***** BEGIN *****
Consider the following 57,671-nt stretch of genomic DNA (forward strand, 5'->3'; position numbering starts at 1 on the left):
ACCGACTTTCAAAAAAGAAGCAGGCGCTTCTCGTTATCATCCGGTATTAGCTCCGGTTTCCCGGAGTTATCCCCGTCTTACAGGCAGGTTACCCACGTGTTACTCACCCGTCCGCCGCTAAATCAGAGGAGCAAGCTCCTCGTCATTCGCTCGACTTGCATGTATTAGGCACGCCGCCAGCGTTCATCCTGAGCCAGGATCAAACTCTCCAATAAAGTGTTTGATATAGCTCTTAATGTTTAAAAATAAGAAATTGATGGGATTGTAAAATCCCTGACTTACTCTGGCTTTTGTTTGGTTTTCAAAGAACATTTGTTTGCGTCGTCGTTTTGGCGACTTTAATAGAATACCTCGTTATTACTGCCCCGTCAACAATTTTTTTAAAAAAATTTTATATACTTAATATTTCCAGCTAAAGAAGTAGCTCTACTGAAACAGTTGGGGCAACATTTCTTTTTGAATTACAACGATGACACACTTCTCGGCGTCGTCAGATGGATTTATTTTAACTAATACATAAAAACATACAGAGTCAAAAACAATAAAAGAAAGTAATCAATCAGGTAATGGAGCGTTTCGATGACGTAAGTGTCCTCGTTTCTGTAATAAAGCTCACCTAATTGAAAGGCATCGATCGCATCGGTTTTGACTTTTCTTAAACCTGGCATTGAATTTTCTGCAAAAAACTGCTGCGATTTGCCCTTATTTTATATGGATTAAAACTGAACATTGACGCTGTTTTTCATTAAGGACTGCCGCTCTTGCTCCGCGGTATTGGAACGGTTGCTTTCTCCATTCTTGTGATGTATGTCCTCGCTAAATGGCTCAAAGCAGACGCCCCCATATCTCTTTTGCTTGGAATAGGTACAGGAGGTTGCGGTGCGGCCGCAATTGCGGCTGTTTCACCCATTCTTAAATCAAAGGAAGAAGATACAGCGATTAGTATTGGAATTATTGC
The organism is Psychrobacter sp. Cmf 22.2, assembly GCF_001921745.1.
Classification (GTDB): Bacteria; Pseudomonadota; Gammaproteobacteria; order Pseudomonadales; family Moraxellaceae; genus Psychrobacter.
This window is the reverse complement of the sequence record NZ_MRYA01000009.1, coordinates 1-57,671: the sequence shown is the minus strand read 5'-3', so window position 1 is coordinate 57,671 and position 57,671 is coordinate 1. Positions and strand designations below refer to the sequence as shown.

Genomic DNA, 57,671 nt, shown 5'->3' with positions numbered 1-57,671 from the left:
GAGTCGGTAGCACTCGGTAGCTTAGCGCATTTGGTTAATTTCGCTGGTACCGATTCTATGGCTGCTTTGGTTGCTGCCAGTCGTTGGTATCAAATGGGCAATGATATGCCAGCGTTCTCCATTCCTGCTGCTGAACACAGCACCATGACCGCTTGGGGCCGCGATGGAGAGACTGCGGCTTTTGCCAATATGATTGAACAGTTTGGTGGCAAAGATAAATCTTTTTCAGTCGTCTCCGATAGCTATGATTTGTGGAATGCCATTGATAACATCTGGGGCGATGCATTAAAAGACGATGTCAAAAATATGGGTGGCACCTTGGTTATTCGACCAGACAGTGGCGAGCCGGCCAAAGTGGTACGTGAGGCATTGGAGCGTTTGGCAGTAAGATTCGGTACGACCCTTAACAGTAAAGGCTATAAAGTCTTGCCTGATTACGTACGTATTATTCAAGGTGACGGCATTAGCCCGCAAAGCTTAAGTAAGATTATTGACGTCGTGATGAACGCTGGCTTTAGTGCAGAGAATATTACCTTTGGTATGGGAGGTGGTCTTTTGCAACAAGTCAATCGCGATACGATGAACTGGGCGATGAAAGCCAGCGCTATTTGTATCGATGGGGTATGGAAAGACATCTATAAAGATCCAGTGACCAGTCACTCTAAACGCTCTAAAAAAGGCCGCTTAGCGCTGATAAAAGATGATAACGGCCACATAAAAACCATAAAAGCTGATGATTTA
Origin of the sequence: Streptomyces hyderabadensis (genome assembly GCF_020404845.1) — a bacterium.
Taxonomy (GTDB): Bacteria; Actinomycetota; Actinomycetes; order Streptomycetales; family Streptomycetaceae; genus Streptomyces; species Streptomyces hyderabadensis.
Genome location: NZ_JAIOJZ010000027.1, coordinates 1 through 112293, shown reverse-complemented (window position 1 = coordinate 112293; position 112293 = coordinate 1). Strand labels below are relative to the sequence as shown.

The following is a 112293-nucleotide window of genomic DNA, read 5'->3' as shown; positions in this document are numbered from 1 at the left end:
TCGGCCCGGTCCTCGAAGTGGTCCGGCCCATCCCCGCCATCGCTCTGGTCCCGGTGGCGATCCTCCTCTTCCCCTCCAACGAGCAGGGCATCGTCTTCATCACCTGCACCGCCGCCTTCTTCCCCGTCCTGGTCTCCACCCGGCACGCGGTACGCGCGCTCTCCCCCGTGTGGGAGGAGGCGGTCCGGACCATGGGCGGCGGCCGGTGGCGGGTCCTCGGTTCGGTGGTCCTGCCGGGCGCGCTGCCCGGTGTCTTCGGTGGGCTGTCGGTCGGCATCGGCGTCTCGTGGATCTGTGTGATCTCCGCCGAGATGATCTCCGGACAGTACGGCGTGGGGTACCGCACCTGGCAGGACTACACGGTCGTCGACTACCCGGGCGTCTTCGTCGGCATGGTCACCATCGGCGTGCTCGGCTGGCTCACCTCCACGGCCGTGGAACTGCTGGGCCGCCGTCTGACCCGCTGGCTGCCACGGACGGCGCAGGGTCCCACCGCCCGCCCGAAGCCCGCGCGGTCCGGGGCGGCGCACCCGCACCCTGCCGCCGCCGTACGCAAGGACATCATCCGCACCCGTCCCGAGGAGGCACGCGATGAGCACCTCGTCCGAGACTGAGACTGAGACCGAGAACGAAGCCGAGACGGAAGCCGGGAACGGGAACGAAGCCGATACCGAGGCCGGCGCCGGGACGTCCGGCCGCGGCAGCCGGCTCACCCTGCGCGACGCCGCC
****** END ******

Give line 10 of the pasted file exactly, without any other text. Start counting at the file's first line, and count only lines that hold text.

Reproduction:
Genome location: NZ_JAIOJZ010000027.1, coordinates 1 through 112293, shown reverse-complemented (window position 1 = coordinate 112293; position 112293 = coordinate 1). Strand labels below are relative to the sequence as shown.